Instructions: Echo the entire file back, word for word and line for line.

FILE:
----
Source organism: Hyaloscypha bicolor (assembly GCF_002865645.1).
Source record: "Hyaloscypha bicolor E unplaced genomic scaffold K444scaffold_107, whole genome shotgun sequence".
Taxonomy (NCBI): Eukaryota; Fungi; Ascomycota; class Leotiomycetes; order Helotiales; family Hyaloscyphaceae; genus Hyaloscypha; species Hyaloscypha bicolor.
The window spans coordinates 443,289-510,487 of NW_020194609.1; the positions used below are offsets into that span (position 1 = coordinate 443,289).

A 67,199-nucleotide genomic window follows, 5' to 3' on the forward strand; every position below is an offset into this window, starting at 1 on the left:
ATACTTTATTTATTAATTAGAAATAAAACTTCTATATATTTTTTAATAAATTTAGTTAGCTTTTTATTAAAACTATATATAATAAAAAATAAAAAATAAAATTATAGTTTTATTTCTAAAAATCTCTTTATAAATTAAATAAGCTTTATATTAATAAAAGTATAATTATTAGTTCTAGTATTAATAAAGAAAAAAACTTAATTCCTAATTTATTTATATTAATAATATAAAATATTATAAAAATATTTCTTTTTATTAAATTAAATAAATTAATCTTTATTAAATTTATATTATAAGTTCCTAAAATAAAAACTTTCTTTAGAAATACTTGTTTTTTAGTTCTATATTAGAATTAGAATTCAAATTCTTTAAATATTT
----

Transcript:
Source organism: Hyaloscypha bicolor (assembly GCF_002865645.1).
Source record: "Hyaloscypha bicolor E unplaced genomic scaffold K444scaffold_107, whole genome shotgun sequence".
Taxonomy (NCBI): Eukaryota; Fungi; Ascomycota; class Leotiomycetes; order Helotiales; family Hyaloscyphaceae; genus Hyaloscypha; species Hyaloscypha bicolor.
The window spans coordinates 443,289-510,487 of NW_020194609.1; the positions used below are offsets into that span (position 1 = coordinate 443,289).

A 67,199-nucleotide genomic window follows, 5' to 3' on the forward strand; every position below is an offset into this window, starting at 1 on the left:
ATACTTTATTTATTAATTAGAAATAAAACTTCTATATATTTTTTAATAAATTTAGTTAGCTTTTTATTAAAACTATATATAATAAAAAATAAAAAATAAAATTATAGTTTTATTTCTAAAAATCTCTTTATAAATTAAATAAGCTTTATATTAATAAAAGTATAATTATTAGTTCTAGTATTAATAAAGAAAAAAACTTAATTCCTAATTTATTTATATTAATAATATAAAATATTATAAAAATATTTCTTTTTATTAAATTAAATAAATTAATCTTTATTAAATTTATATTATAAGTTCCTAAAATAAAAACTTTCTTTAGAAATACTTGTTTTTTAGTTCTATATTAGAATTAGAATTCAAATTCTTTAAATATTT